How did an Egyptian pharaoh rejuvenate after a demanding year? The annual Opet festival at Luxor was dedicated to renewing the semi-divine ruler’s lifeforce, but mortals will also benefit from a visit to the temple, as Matthew Symonds reveals. When it came to keeping up with the neighbours, Luxor temple never really stood a chance. […]
Author: Current World Archaeology
A Tuscan challenge Modern archaeology cannot turn a blind eye to its importance in contemporary society. There is a huge and growing appetite for visiting archaeological sites as global tourism grows at an extraordinary pace. So, although my European Research Council project under the Tuscan sun does not envisage a popular archaeological outcome for our […]
Between 1993 and 2018, largescale excavations at the Neolithic site of Çatalhöyük in Turkey as part of the Çatalhöyük Research Project have yielded important evidence of the development and transformation of one of the world’s earliest societies. First settled around 7100 BC, the following centuries at Çatalhöyük saw some radical changes, including an increase in […]
The excavations at Tartessos have won the Palarq award, the most valuable prize in Spanish archaeology. Andrew Selkirk, the Editor-in-chief of CWA, who was one of the judging panel, says that the award, of €80,000, established by Spanish philanthropist Antonio Gallardo Ballart, will enable the excavation of the new site of Turuñuelo to explore the […]
When the Spanish conquistador Hernando Pizarro arrived at Pachacamac, Peru, in January 1533, he had before him one of the jewels of the Inca Empire. ‘We arrived,’ he wrote, ‘in this city thathat seems very old because most of the buildings are in ruins.’ Archaeological research at the site has since vindicated his judgement.
As the Inca state expanded, the inhabitants of Pachacamac, Peru, found themselves on the receiving end of the imperial experience. By then, Pachacamac was already a venerable city presided over by a powerful local god. In our cover feature we explore how the Incas sensed an opportunity and encouraged pilgrimages to the site from across […]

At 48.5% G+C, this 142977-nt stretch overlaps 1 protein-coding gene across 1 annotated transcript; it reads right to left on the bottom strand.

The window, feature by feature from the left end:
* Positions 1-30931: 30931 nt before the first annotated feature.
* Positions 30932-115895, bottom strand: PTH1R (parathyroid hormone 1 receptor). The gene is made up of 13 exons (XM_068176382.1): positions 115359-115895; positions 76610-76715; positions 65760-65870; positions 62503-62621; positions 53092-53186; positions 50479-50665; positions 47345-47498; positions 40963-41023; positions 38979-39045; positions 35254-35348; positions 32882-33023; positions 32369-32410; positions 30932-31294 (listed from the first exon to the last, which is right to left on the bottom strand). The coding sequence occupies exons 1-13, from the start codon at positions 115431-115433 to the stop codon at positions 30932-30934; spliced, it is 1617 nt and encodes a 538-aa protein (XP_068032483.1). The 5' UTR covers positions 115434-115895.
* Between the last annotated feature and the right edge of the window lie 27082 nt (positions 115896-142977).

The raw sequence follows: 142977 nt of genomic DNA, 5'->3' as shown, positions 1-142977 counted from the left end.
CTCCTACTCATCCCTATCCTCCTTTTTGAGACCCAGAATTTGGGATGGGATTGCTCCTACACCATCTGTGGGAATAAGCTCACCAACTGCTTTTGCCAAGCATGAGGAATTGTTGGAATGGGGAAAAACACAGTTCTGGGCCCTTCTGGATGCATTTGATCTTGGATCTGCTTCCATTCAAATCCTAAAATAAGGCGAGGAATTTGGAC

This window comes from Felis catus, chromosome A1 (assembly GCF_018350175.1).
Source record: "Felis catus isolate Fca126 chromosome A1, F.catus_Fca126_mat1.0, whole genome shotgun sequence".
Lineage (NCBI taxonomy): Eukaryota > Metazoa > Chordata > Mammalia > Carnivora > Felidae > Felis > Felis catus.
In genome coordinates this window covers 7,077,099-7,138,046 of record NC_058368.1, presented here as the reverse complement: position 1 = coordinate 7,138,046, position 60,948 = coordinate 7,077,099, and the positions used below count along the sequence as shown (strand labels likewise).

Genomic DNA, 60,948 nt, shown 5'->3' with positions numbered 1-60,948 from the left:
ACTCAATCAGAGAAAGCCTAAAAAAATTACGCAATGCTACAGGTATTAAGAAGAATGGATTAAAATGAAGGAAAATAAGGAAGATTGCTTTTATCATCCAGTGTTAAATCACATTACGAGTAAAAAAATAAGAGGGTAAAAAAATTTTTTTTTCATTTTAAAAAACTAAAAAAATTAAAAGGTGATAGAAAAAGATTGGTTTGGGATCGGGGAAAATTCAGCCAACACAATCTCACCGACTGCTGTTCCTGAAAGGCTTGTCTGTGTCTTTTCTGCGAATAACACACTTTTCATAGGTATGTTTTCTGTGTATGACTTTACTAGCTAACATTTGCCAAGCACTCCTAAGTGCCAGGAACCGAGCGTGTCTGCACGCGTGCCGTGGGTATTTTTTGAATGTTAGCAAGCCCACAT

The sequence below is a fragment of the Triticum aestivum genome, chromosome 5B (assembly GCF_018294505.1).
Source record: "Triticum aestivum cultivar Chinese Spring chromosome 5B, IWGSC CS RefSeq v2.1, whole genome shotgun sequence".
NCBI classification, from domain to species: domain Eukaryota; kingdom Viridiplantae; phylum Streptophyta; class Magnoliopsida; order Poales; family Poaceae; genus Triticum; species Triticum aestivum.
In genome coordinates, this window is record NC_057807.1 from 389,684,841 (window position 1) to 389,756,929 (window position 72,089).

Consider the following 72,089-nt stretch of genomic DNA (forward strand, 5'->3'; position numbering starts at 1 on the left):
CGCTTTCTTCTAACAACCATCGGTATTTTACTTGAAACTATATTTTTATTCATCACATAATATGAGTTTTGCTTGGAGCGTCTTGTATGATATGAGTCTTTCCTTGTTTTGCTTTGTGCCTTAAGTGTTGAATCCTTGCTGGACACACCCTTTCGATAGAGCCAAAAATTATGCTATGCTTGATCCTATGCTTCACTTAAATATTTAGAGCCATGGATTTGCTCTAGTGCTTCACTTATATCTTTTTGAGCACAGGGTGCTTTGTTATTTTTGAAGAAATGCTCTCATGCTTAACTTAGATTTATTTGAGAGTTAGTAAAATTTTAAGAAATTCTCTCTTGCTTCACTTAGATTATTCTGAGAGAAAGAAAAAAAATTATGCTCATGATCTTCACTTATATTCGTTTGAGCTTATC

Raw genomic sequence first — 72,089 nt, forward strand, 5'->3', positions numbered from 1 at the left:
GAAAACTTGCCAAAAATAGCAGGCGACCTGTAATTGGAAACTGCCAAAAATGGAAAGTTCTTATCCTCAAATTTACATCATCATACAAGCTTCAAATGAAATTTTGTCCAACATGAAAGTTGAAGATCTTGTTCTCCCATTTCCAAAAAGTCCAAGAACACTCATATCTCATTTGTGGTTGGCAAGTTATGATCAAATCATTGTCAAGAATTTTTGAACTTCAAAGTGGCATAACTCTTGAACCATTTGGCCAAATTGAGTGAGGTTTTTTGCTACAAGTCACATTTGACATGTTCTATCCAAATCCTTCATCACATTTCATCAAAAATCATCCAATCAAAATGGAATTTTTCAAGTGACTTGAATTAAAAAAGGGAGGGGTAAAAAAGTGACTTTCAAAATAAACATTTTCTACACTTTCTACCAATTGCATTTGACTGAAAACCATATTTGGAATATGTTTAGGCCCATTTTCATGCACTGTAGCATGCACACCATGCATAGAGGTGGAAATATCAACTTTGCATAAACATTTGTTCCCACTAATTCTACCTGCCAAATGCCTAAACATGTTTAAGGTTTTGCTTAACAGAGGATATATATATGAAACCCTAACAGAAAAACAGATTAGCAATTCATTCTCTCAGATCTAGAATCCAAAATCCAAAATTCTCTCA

Today, a network of subterranean passages spreads out from under the world’s first cathedral, in Rome. Within the tunnels are remnants of Roman buildings dating from the Republic to the 4th century AD. The challenges associated with piecing together this remarkable jigsaw puzzle mean that the remains have never been studied as a group – until now.
A trip to Crete allows Rachel Glaves to delve into the fact and fiction of Knossos. Knossos is hardly an unsung site. Indeed, this archaeological gem comes with a mythology that almost rivals that of Troy. It is no coincidence that Heinrich Schliemann, the maverick investigator of Troy, had designs on Knossos, before being famously […]
There are dowsers, whose hazel wands will tremble, not only for water, but also for gold and bronze and iron, even for bones or an urn-full of human dust. Archaeologists have used these mysteriously gifted persons as the truffle-hunter uses his dog or his learned sow, to nose out the buried treasures of ancient cemeteries… […]
Frisians and their North Sea Neighbours: from the 5th century to the Viking age John Hines and Nelleke IJssennagger (eds) Boydell & Brewer, £75 ISBN 978-1783271795 Review by: Catherine Hills Early medieval Frisia had a complicated history. Broadly speaking, it occupied the coastal regions of what are now the Netherlands and north-west Germany. Close connections […]
Megadrought and Collapse: from early agriculture to Angkor Harvey Weiss (ed.) Oxford University Press, £53 ISBN 978-0199329199 Review by: Kyle Harper In the study of the human past, the battle between those who believe in the primacy of environmental causes in the rise and fall of civilisations, those who believe in the pre-eminence of social […]
The Atlas of Ancient Rome Andrea Carandini (ed.) Princeton University Press, £149 ISBN 978-0691163475 Review by: Lucia Marchini One of the great pleasures of a walk around the Eternal City is coming across the abundance of Roman remains that await around practically every corner, whether a seemingly out-of-place bucranium outside a church or a larger-than-life […]